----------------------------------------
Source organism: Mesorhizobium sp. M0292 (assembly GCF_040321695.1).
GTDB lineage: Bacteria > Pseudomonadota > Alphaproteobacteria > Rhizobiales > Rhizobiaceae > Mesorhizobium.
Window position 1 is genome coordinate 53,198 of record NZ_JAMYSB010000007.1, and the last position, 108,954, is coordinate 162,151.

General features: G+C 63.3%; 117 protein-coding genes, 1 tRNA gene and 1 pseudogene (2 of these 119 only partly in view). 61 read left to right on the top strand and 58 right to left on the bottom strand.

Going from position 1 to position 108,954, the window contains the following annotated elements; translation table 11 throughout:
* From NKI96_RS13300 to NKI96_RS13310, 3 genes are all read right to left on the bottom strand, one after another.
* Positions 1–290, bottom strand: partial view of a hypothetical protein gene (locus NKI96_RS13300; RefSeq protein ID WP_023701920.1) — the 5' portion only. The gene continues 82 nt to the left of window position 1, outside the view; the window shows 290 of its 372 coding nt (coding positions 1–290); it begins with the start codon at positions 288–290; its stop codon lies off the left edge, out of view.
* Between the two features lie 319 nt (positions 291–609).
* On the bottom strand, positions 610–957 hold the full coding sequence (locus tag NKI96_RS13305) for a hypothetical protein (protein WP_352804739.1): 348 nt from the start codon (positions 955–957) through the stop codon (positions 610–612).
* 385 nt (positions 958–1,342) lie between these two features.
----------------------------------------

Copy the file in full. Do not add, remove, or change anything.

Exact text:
Source organism: Mesorhizobium sp. M0292 (assembly GCF_040321695.1).
GTDB lineage: Bacteria > Pseudomonadota > Alphaproteobacteria > Rhizobiales > Rhizobiaceae > Mesorhizobium.
Window position 1 is genome coordinate 53,198 of record NZ_JAMYSB010000007.1, and the last position, 108,954, is coordinate 162,151.

General features: G+C 63.3%; 117 protein-coding genes, 1 tRNA gene and 1 pseudogene (2 of these 119 only partly in view). 61 read left to right on the top strand and 58 right to left on the bottom strand.

Going from position 1 to position 108,954, the window contains the following annotated elements; translation table 11 throughout:
* From NKI96_RS13300 to NKI96_RS13310, 3 genes are all read right to left on the bottom strand, one after another.
* Positions 1–290, bottom strand: partial view of a hypothetical protein gene (locus NKI96_RS13300; RefSeq protein ID WP_023701920.1) — the 5' portion only. The gene continues 82 nt to the left of window position 1, outside the view; the window shows 290 of its 372 coding nt (coding positions 1–290); it begins with the start codon at positions 288–290; its stop codon lies off the left edge, out of view.
* Between the two features lie 319 nt (positions 291–609).
* On the bottom strand, positions 610–957 hold the full coding sequence (locus tag NKI96_RS13305) for a hypothetical protein (protein WP_352804739.1): 348 nt from the start codon (positions 955–957) through the stop codon (positions 610–612).
* 385 nt (positions 958–1,342) lie between these two features.